Illinois high court hears police torture arguments

September 15, 2011 • National News

FILE – This undated file photo provided by the Illinois Department of Corrections shows inmate Stanley Wrice. On Thursday, Sept. 15, 2011, the Illinois Supreme Court will hear arguments in the case of Wrice, a Chicago man who’s spent nearly 30 years behind bars for a crime he says police brutalized him into wrongfully confessing to committing. Wrice’s [auth] lawyers say he’s seeking a fair hearing on his torture claims for the first time and the chance to be tried without what they say is a tainted confession. (AP Photo/Illinois Department of Corrections, File)

SPRINGFIELD, Ill. (AP) — Illinois Supreme Court justices have questioned prosecutors about evidence in the rape conviction of a man who says he was tortured into confessing by Chicago police officers.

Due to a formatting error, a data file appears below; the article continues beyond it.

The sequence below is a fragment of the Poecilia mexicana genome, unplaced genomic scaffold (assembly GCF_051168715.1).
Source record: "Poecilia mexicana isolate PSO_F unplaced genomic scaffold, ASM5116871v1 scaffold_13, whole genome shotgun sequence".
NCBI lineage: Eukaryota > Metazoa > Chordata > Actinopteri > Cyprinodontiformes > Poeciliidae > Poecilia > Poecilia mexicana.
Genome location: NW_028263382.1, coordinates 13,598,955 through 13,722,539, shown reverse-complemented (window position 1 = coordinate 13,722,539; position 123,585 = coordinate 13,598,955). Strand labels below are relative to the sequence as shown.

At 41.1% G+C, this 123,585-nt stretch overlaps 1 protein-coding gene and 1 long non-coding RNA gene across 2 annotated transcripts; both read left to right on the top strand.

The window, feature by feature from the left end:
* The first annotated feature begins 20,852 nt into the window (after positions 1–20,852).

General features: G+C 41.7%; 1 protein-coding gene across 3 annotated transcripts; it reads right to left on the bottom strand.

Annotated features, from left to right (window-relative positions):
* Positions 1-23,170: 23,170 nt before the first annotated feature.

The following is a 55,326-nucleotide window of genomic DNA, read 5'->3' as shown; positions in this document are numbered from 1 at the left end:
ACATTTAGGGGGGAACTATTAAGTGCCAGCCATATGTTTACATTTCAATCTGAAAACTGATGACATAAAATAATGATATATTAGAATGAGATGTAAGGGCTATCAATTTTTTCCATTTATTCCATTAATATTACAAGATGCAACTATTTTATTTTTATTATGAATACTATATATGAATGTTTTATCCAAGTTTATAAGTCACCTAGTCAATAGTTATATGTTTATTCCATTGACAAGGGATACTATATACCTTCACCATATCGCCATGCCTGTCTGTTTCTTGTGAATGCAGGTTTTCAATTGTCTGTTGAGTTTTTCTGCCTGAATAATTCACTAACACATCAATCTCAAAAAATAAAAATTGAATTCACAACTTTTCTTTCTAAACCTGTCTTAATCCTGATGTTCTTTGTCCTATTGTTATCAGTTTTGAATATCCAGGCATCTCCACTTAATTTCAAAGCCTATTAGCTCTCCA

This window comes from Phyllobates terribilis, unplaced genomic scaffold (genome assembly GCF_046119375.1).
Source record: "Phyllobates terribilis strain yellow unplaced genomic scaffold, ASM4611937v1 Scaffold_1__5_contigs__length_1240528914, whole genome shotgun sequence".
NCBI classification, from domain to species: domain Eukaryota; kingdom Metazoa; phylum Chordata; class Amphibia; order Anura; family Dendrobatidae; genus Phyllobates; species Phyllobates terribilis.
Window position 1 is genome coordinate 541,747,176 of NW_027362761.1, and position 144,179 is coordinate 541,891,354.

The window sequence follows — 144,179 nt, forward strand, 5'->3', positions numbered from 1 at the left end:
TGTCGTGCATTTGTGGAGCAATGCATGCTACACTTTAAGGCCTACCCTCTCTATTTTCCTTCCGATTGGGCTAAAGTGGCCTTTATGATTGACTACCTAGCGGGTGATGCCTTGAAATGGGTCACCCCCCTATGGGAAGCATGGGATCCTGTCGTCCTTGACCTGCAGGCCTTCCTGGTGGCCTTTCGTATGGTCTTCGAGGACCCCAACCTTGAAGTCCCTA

The court heard arguments Thursday in the case of Stanley Wrice, who claims Lt. Jon Burge’s men tortured him into confessing 30 years ago.

Prosecutors argued Thursday that the state has enough evidence to convict Wrice without the allegedly coerced confession. They want justices to rule that the confession was the legal equivalent of “harmless error.”

But justices pressed special prosecutor Myles O’Rourke about the other evidence.

Justice Charles Freeman asked whether there is any physical evidence linking Wrice to the crime. O’Rourke acknowledged there are no fingerprints and no DNA.

Burge was convicted last year of lying about the torture of suspects.

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